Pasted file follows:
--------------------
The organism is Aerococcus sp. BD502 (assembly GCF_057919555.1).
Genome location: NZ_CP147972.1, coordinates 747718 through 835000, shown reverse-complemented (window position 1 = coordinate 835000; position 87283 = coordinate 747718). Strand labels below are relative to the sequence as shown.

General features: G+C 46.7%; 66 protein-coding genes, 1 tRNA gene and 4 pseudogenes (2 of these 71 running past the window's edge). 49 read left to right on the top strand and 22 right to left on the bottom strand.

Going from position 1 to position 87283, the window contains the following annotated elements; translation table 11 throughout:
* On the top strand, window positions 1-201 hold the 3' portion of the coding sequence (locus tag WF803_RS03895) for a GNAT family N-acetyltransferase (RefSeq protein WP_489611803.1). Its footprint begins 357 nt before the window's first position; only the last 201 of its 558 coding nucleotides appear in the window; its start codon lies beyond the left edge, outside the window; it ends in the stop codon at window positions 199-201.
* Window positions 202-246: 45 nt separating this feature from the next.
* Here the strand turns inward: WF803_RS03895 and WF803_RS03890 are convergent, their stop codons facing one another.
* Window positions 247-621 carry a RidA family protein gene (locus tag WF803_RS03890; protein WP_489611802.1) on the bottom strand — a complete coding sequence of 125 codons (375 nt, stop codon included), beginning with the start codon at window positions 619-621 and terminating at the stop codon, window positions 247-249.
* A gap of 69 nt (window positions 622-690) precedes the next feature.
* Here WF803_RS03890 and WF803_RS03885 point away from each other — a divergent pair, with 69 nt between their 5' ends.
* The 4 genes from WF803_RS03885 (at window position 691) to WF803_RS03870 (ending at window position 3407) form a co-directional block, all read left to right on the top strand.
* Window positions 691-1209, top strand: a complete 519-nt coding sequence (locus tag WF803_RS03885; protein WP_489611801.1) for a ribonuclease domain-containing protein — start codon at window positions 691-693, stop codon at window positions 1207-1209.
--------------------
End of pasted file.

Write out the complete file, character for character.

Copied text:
The organism is Aerococcus sp. BD502 (assembly GCF_057919555.1).
Genome location: NZ_CP147972.1, coordinates 747718 through 835000, shown reverse-complemented (window position 1 = coordinate 835000; position 87283 = coordinate 747718). Strand labels below are relative to the sequence as shown.

General features: G+C 46.7%; 66 protein-coding genes, 1 tRNA gene and 4 pseudogenes (2 of these 71 running past the window's edge). 49 read left to right on the top strand and 22 right to left on the bottom strand.

Going from position 1 to position 87283, the window contains the following annotated elements; translation table 11 throughout:
* On the top strand, window positions 1-201 hold the 3' portion of the coding sequence (locus tag WF803_RS03895) for a GNAT family N-acetyltransferase (RefSeq protein WP_489611803.1). Its footprint begins 357 nt before the window's first position; only the last 201 of its 558 coding nucleotides appear in the window; its start codon lies beyond the left edge, outside the window; it ends in the stop codon at window positions 199-201.
* Window positions 202-246: 45 nt separating this feature from the next.
* Here the strand turns inward: WF803_RS03895 and WF803_RS03890 are convergent, their stop codons facing one another.
* Window positions 247-621 carry a RidA family protein gene (locus tag WF803_RS03890; protein WP_489611802.1) on the bottom strand — a complete coding sequence of 125 codons (375 nt, stop codon included), beginning with the start codon at window positions 619-621 and terminating at the stop codon, window positions 247-249.
* A gap of 69 nt (window positions 622-690) precedes the next feature.
* Here WF803_RS03890 and WF803_RS03885 point away from each other — a divergent pair, with 69 nt between their 5' ends.
* The 4 genes from WF803_RS03885 (at window position 691) to WF803_RS03870 (ending at window position 3407) form a co-directional block, all read left to right on the top strand.
* Window positions 691-1209, top strand: a complete 519-nt coding sequence (locus tag WF803_RS03885; protein WP_489611801.1) for a ribonuclease domain-containing protein — start codon at window positions 691-693, stop codon at window positions 1207-1209.